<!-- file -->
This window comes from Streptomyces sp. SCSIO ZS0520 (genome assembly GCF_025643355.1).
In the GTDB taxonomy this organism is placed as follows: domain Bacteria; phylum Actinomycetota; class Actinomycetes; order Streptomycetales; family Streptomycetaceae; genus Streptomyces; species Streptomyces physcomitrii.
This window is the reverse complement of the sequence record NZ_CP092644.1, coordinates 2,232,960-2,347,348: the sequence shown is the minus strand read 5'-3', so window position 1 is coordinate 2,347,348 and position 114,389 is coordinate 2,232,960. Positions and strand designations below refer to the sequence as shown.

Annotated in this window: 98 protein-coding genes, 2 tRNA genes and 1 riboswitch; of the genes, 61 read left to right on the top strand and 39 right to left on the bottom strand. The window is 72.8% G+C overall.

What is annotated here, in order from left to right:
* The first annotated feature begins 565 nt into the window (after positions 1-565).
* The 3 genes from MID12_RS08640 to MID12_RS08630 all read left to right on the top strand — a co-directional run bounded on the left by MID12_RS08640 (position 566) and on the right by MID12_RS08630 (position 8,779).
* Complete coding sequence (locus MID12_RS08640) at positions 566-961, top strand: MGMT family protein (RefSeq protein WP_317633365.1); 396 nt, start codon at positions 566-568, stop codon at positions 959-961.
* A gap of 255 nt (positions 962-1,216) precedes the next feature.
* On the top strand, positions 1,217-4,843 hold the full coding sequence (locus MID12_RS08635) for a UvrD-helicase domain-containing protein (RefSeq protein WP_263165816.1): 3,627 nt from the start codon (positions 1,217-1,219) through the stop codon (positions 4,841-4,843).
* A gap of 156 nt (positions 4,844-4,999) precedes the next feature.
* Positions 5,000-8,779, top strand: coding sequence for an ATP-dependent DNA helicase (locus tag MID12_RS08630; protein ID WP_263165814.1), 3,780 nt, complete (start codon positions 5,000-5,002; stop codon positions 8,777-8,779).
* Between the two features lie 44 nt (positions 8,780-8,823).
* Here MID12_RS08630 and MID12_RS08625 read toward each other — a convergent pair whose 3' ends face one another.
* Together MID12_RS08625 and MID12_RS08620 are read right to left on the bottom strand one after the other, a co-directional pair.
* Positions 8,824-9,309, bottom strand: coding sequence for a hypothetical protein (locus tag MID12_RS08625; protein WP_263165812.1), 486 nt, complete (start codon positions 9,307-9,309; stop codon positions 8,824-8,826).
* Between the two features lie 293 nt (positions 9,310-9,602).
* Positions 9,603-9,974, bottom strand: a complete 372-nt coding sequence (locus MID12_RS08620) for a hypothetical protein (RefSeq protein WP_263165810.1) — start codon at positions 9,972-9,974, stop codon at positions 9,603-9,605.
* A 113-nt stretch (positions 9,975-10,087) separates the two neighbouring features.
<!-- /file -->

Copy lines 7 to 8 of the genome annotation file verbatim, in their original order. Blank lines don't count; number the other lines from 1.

* The 3 genes from MID12_RS08640 to MID12_RS08630 all read left to right on the top strand — a co-directional run bounded on the left by MID12_RS08640 (position 566) and on the right by MID12_RS08630 (position 8,779).
* Complete coding sequence (locus MID12_RS08640) at positions 566-961, top strand: MGMT family protein (RefSeq protein WP_317633365.1); 396 nt, start codon at positions 566-568, stop codon at positions 959-961.